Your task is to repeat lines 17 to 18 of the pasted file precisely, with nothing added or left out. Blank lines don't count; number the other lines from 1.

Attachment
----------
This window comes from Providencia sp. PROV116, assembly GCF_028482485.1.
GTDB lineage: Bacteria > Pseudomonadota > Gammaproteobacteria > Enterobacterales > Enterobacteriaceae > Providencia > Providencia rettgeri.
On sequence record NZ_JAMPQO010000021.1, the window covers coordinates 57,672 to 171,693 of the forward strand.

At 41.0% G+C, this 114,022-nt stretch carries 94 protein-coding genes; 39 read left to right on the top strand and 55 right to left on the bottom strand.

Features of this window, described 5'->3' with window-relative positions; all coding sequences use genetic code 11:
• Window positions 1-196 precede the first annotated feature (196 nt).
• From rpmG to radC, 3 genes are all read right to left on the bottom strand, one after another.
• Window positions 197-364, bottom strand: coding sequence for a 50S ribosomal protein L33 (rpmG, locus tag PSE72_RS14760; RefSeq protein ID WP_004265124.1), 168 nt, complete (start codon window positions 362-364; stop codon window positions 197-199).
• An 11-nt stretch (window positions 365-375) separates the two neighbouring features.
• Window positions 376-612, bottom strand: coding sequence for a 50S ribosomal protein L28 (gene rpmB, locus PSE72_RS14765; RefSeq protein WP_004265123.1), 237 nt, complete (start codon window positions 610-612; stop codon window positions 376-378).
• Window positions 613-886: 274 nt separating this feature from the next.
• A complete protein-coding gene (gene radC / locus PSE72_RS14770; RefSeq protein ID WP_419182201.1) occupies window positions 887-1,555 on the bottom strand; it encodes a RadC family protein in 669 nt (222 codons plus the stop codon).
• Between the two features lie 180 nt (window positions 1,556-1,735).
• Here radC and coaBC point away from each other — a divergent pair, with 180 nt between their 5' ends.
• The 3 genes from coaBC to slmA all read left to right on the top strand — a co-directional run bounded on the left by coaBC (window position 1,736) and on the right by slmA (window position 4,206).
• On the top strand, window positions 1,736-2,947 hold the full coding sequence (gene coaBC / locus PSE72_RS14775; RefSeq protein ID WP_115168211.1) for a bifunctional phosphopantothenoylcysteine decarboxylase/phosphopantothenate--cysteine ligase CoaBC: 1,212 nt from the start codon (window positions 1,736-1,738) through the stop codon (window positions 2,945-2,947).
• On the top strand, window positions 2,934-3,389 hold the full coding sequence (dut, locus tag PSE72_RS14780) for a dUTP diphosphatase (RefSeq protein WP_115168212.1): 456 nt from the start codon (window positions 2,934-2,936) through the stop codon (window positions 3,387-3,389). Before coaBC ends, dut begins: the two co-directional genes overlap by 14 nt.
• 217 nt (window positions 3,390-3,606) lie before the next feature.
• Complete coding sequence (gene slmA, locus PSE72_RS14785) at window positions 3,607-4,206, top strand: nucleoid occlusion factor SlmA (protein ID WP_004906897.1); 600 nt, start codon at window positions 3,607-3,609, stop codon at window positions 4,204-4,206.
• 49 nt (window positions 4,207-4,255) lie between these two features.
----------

• On the top strand, window positions 2,934-3,389 hold the full coding sequence (dut, locus tag PSE72_RS14780) for a dUTP diphosphatase (RefSeq protein WP_115168212.1): 456 nt from the start codon (window positions 2,934-2,936) through the stop codon (window positions 3,387-3,389). Before coaBC ends, dut begins: the two co-directional genes overlap by 14 nt.
• 217 nt (window positions 3,390-3,606) lie before the next feature.